Itchin’ for The Chiggers

“Another night in the lonely ol’ hotel room, another payment on my beat up Chevy truck,” so starts the first CD released by The Chiggers. Friday night the band celebrated their effort with a CD release party at Southside Plaza Bowl, a fitting venue for an alternative country group that has you crying in your beer  with one song and has you up two steppin’ on the next.

Chester musician Tim Stanton plays peddle steel guitar for the band, though he’s heard on keyboards, dobro and harmony vocals as well. Ten years ago Stanton asked himself, “What makes me happy in life?” and the answer came back – music. So he picked up the guitar that he’d played some 20 years earlier and continued from where he left off.    
“I played out in high school and college all the time,” Stanton said. “Then I kind of lost interest. I couldn’t hook up with anybody who was taking it [music] seriously. Then you go to work, you raise a family, you write a column for the Village News, everybody’s got their own story.” And then he got back into it. A band needed a bass player, Stanton said. He didn’t own a bass at the time. So he went out and bought a bass and picked it and began a new musical career.

Wes Edwards, who is slightly younger than Stanton and graduated from Thomas Dale in 1980, fronts The Chiggers. His voice, which mimics the rich baritone of George Jones, is fitting for the roadhouse music of the band, which also emulates music from Dwight Yoakam or Randy Travis.

“We moved to Chester and I lived there until ‘81 - right there in Bruce Farms,” Edwards said last week during a break from playing. “I played the organ as a kid, but I didn’t really get into music much until I was quite a bit older. I probably began playing [guitar and singing] for real when I was about 40.” He said he played covers like Jimmy Buffet, James Taylor and the Eagles; things you could do with a guitar and a voice and get a gig.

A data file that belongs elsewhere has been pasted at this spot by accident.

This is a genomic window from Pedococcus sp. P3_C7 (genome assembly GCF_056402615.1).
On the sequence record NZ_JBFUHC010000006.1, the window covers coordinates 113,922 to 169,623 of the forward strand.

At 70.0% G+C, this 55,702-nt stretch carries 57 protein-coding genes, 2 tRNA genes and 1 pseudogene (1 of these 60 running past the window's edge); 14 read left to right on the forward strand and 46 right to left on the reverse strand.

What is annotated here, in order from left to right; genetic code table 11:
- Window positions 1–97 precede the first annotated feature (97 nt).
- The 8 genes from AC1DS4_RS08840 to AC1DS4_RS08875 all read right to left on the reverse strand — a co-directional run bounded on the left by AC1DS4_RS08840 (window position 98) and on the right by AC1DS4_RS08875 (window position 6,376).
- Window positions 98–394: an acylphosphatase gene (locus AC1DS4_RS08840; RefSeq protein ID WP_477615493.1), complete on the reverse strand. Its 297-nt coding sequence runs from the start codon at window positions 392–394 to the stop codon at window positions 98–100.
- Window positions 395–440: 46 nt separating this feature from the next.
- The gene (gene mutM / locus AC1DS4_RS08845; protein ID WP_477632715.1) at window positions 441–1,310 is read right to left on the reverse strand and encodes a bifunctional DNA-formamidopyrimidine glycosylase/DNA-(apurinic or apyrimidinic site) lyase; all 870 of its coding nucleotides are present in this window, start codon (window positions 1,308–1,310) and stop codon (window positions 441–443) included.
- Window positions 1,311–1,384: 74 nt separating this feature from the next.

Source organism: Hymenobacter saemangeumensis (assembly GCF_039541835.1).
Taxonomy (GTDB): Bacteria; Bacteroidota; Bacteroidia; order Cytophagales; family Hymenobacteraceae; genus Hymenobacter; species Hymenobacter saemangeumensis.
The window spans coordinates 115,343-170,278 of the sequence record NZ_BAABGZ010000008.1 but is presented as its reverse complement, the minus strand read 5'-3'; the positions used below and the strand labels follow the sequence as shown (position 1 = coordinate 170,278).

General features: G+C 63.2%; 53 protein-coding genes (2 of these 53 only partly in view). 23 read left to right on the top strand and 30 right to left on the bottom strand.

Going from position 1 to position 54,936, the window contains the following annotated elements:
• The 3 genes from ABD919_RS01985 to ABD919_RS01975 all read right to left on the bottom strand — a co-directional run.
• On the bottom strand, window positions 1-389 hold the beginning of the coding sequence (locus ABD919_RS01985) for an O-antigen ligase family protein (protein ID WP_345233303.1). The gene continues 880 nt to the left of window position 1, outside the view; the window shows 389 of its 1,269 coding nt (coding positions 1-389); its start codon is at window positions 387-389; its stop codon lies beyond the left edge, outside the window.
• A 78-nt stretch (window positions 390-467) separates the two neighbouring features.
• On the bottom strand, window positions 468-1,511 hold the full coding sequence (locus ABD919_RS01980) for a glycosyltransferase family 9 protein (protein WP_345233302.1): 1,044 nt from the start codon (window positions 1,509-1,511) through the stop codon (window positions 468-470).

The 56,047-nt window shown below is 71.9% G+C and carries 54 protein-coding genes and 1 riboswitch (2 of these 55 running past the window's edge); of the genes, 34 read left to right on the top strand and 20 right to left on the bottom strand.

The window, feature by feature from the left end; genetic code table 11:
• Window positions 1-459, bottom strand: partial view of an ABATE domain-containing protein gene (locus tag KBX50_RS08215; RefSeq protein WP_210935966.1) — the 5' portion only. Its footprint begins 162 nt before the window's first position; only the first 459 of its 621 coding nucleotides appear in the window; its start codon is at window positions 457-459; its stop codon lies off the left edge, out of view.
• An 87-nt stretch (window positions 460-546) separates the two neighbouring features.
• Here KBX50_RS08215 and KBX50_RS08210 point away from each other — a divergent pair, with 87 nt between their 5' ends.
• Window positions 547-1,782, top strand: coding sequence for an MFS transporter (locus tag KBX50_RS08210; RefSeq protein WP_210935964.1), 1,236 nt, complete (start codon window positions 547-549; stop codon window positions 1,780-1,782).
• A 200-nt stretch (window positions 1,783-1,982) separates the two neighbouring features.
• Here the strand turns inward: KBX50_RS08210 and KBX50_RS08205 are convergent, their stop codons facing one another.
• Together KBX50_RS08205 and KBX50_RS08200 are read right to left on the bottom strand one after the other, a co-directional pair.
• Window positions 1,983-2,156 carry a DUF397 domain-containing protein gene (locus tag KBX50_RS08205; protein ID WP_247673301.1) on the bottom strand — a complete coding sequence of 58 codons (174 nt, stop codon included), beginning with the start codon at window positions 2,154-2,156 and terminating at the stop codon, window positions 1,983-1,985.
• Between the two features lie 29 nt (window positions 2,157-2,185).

Edwards also wrote nine of the 10 songs on The Chigger’s first CD. Songs like “Another You,” “Made in the Shade,” and “If I Didn’t Have You,” are stories told with a twang. “Sad, Sad Music” has you drowning in your tears, and “Roller Derby Girl” has a Johnny Cash rhythm that hears a train a comin’.

“George Jones, Buck Owens and Lefty Frissell are influences for the new album,” Edwards said. “That whole honky-tonk sound.” And what’s honky-tonk without a steel guitar?
Stanton eventual got into playing steel guitar, which was his first love, but he found it too difficult to play. “If a guitar is math, a steel guitar is algebra,” Stanton said. Petals and levers, which change the tone, are difficult to deal with.

“When I turned 49, I said, what is my big regret in life?” Stanton remembered. He found a teacher named Buddy Charleton, who had played with Ernest Tubb for 12 years, and is a member of the “Steel Guitar Hall of Fame,” and took lessons from him for four years. Then he started sitting in with bands and making the mistakes newer musicians make and ended with The Chiggers.

The Chiggers started playing together in late 2008. “Various members had played in different bands,” Stanton said. “For instance Chip [Farnsworth], the drummer, had played in the Cy Taggart Band; Chip and Paul [Lipscomb, bass guitar] had played together, so when Wes wanted to get together to do some of this country – and we’re all in a sort of Richmond music scene – we got together.”

“Everybody had played in rock bands, and the interesting thing is that when alt [alternative] country bands started, bands like Drive by Truckers, that sort of stuff, a lot of rockers were ready to give up the beat but still liked the sort of outlaw-like part of rock ‘ roll, and alt rocker picked that up.” They are the next wave after Willie Nelson, he said.

“We draw sort of an older crowd, but there’s also a younger crowd. Country and punk have kind of the same attitude and that counterculture feel.”

“The good thing about The Chiggers is that we do everything from 60s country, Buck Owens, 70s, John Conelly, John Anderson and then we’ll do the newer Drive by Truckers stuff and then we even throw in some Allman Brothers and Eagles for the tweeners,” he said.

Another member of The Chiggers is Ray Fralin on lead guitar, who adds some action on stage. The Chiggers will be playing in Chester on Friday evening July 1 on the Village Green, just opposite the Chester Library, from 7 p.m. to 8:30 p.m. as part of Family Fridays sponsored by the Chester Community Association. 


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